by Catherine Zhang
40%. This is the percentage of students involved in Greek life at Northwestern. Even some of the largest state schools in the South report around 25% of students to be involved in Greek life, but who knows how the number at Northwestern could change in the upcoming years?
On Bid Night, gaggles of ladies will rejoice when find out that they’ve been offered a spot in a sorority. Hugs will be exchanged, pictures will be taken, and social media will be bombarded with constant reminders that after a grueling past few days waiting outside their future homes in the cold, they have made it.
But what about the individuals who headed slowly back to their dorms in the days past, who either dropped out due to pressure or did not get called back to the sororities they wanted to join?
As an individual attending a university where 40% of the student body is involved with Greek life, I asked myself multiple times in the first quarter whether or not I should rush. In the end, I didn’t.
Before college, my intel from sororities was gathered largely from movies like Sydney White and older students’ social media promotions depicting their respective Greek organizations. Facebook pictures and Instagram posts revealed grinning girls making the same hand gestures, holding up cardboard painted letters of their Greek organization at a philanthropic event.
I asked around, and those in sororities said that for the large part, they loved the experience. Those who had refrained from joining concluded that the rush process was worth a try, either for the experience, or for the possibility of meeting friends through the process itself.
Because our school runs on the quarter system, I’d like to think that we handle Greek life better than other schools do, because we don’t immediately jump into the process. We start our rush in the winter, and although the weather is quite awful, we make use of this delayed start to try other activities in the first quarter and ultimately decide if we need a sorority to round out our college experience.
A few weeks into the first quarter, talk of the sorority “preview” started up, and my curiosity led me to “make sure I hated it as much as I thought I did” before I decided that the sorority life wasn’t for me.
The day of the preview was one of the most stressful I’d ever had. Perhaps it was because I had slept at 4AM the night before, worn shorts because I thought it might be warm, and had a commitment immediately afterwards. Or perhaps it was the rigidity and formality of the entire day that drove me crazy.
Let me tell you about the female rush process at our university. Everything is timed, and I don’t mean timed like, “meet at this house at a quarter to five,” I mean that the process is timed down to the second, complete with a freaking countdown. When we reach zero, all of the doors swing open and the PNM’s (potential new members) are ushered out of the cold and greeted with smiling faces and perhaps a song.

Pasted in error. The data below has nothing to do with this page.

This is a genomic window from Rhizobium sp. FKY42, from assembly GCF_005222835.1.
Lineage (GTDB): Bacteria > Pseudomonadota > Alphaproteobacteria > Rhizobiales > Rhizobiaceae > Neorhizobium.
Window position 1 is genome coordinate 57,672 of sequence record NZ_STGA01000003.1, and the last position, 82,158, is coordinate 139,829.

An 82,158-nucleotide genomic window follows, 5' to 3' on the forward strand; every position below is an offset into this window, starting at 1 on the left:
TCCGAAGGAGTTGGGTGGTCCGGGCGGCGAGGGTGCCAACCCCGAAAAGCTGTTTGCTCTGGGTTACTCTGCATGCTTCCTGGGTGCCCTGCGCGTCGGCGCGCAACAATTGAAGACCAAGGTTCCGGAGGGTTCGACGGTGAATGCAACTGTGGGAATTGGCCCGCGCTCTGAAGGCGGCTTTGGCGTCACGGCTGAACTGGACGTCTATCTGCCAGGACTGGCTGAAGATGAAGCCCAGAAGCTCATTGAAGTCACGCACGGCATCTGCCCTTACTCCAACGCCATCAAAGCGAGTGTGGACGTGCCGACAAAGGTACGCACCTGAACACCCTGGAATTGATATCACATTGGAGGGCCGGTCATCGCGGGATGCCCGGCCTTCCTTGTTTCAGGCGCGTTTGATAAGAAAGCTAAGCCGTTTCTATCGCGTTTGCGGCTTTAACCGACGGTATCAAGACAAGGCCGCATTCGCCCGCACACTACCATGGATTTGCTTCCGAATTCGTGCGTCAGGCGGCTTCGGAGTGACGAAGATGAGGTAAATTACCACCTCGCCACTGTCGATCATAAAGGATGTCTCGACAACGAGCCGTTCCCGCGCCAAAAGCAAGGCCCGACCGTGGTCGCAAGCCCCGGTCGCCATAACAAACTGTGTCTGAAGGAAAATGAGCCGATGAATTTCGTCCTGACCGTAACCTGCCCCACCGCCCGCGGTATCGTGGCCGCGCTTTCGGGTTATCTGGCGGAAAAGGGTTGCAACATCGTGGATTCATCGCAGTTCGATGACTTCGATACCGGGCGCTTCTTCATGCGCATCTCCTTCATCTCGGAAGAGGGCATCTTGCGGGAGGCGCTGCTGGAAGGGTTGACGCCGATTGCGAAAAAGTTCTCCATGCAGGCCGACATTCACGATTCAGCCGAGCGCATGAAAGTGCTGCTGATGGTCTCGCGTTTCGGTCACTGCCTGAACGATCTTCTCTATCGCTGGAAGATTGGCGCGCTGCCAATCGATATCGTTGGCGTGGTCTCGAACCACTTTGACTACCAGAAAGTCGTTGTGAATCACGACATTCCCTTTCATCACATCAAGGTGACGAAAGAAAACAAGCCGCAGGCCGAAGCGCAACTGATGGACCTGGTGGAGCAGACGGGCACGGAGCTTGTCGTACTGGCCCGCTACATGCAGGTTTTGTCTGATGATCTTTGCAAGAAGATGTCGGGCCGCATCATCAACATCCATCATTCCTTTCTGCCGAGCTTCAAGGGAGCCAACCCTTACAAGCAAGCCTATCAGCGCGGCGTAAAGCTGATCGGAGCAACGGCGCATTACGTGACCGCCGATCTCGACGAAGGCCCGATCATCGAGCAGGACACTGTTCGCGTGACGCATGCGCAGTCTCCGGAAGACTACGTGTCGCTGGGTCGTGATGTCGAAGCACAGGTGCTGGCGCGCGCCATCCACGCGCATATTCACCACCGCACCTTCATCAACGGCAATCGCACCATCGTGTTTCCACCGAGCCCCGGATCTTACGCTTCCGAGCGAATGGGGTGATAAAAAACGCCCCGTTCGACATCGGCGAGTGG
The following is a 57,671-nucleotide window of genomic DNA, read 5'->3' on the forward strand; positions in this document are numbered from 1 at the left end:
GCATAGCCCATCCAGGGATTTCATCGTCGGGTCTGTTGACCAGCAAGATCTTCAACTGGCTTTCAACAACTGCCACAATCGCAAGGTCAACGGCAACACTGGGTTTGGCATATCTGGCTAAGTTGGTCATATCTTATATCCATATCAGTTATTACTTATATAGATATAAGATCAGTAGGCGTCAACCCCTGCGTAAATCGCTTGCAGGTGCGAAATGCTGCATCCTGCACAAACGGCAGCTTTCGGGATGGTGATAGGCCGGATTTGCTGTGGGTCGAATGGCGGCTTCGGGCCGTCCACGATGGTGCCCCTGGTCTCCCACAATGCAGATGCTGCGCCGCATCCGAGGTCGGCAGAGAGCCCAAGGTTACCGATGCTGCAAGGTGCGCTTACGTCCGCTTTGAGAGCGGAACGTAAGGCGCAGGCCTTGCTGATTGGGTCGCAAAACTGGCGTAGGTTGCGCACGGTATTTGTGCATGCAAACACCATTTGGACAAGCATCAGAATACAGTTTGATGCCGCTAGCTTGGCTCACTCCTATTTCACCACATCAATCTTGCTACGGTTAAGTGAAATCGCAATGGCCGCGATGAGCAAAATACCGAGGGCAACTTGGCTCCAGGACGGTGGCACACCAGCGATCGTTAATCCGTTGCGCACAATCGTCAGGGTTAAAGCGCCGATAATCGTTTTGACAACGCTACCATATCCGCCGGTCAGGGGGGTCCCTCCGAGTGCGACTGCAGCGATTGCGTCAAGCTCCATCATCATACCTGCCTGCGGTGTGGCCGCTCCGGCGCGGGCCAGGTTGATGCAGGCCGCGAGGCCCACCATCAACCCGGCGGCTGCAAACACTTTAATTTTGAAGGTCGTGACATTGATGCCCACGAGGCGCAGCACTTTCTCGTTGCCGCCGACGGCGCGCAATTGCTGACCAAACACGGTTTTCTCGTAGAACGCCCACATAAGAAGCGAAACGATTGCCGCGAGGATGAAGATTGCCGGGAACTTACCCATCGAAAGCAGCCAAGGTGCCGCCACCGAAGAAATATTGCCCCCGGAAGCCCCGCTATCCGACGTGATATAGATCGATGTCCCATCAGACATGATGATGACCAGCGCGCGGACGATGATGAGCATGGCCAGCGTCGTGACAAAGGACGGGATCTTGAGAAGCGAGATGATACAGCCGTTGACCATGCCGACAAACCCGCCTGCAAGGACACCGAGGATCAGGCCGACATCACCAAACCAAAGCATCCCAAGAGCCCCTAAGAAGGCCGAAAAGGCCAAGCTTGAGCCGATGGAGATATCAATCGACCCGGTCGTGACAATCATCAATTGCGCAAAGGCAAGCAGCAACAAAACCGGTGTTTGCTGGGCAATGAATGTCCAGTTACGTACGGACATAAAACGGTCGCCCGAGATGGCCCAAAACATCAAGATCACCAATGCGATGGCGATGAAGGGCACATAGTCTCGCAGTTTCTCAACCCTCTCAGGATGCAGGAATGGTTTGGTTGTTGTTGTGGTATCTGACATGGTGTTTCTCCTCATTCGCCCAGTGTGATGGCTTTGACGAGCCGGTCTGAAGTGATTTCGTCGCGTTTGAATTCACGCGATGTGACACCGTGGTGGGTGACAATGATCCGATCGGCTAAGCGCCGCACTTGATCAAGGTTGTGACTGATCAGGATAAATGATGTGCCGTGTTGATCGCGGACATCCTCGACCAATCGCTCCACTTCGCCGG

We were discouraged from talking about certain things that would stray from a middle-of-the-road conversation. (Boys, booze, bible, bucks?)
I made my freshman introduction a dozen times. Name, hometown, major, dorm, activities I’m involved in, qualities I’m looking for in a sorority…as I looked with tired eyes into each chattering girl’s face, I wondered if these few people accurately represented a group of dozens. I saw their smiling, singing faces as I walked out of the house and wondered how happy they were, and how much their sorority had to do with that happiness.
I can only imagine what it’s like to be in one. Jen Glantz’s Thought Catalog article is pretty descriptive.
I guess I’ll never know, but I predicted that if I had gone through with the process, I would be unrecognizable by the end. After all, you do unexplainable things when you want someone to like you. Around sororities and frats, it’s called “showing the best side of yourself,” but should we just call it conformity?
At a later meeting, our recruitment group convened to go over a few things. The meeting reassuringly revealed that lots of other girls had similar fears and uncertainties as myself. My counselor told me of exciting things that would happen if we continued with the process, that most girls receive a bid, that there’s virtually no hazing that actually takes places at NU’s sororities, and that pledge moms will send gifts and a capella groups to serenade you. That was the mindset that I tried to stick with until I dropped out.
While Greek life allows great things, it doesn’t grant equal access for everyone. “Dirty rushing,” which is when members tire of the draconian ways of tradition and abandon their promise to not bias themselves for or against certain prospective members, is an example.
Meanwhile, sisterhood, a feeling of belonging…all of this comes at a price, both monetary and emotional. Are you willing to pay that price? I’m not sure I am.
To read the rest of this article, see the full article at catherinezhang.me
I realize that the fact that I’m not actually in a sorority/haven’t even gone through the formal rush process may distort my experiences/opinions. So I welcome discussion. Contribute your experience!